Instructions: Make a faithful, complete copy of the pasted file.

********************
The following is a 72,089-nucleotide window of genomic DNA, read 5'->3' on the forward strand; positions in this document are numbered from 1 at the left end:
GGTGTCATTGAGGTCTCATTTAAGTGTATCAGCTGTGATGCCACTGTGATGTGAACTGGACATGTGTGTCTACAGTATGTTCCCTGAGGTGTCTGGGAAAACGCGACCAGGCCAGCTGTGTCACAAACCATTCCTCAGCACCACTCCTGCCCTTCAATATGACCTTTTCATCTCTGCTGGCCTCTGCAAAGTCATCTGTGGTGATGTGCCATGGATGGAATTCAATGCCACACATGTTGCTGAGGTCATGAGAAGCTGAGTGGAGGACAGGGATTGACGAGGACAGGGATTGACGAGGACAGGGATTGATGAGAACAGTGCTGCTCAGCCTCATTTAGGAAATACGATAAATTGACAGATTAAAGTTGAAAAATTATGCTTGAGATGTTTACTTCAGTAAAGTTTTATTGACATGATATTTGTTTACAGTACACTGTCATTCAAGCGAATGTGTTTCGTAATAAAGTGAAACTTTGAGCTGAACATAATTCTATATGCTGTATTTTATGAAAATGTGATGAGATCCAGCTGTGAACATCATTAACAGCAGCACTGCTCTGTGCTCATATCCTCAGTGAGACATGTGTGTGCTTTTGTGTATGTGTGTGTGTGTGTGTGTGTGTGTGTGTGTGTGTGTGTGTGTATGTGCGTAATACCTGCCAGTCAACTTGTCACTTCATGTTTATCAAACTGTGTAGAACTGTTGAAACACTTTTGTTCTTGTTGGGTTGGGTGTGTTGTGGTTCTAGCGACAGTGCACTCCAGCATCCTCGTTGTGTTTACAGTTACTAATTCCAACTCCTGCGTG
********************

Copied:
The following is a 72,089-nucleotide window of genomic DNA, read 5'->3' on the forward strand; positions in this document are numbered from 1 at the left end:
GGTGTCATTGAGGTCTCATTTAAGTGTATCAGCTGTGATGCCACTGTGATGTGAACTGGACATGTGTGTCTACAGTATGTTCCCTGAGGTGTCTGGGAAAACGCGACCAGGCCAGCTGTGTCACAAACCATTCCTCAGCACCACTCCTGCCCTTCAATATGACCTTTTCATCTCTGCTGGCCTCTGCAAAGTCATCTGTGGTGATGTGCCATGGATGGAATTCAATGCCACACATGTTGCTGAGGTCATGAGAAGCTGAGTGGAGGACAGGGATTGACGAGGACAGGGATTGACGAGGACAGGGATTGATGAGAACAGTGCTGCTCAGCCTCATTTAGGAAATACGATAAATTGACAGATTAAAGTTGAAAAATTATGCTTGAGATGTTTACTTCAGTAAAGTTTTATTGACATGATATTTGTTTACAGTACACTGTCATTCAAGCGAATGTGTTTCGTAATAAAGTGAAACTTTGAGCTGAACATAATTCTATATGCTGTATTTTATGAAAATGTGATGAGATCCAGCTGTGAACATCATTAACAGCAGCACTGCTCTGTGCTCATATCCTCAGTGAGACATGTGTGTGCTTTTGTGTATGTGTGTGTGTGTGTGTGTGTGTGTGTGTGTGTGTGTGTGTGTATGTGCGTAATACCTGCCAGTCAACTTGTCACTTCATGTTTATCAAACTGTGTAGAACTGTTGAAACACTTTTGTTCTTGTTGGGTTGGGTGTGTTGTGGTTCTAGCGACAGTGCACTCCAGCATCCTCGTTGTGTTTACAGTTACTAATTCCAACTCCTGCGTG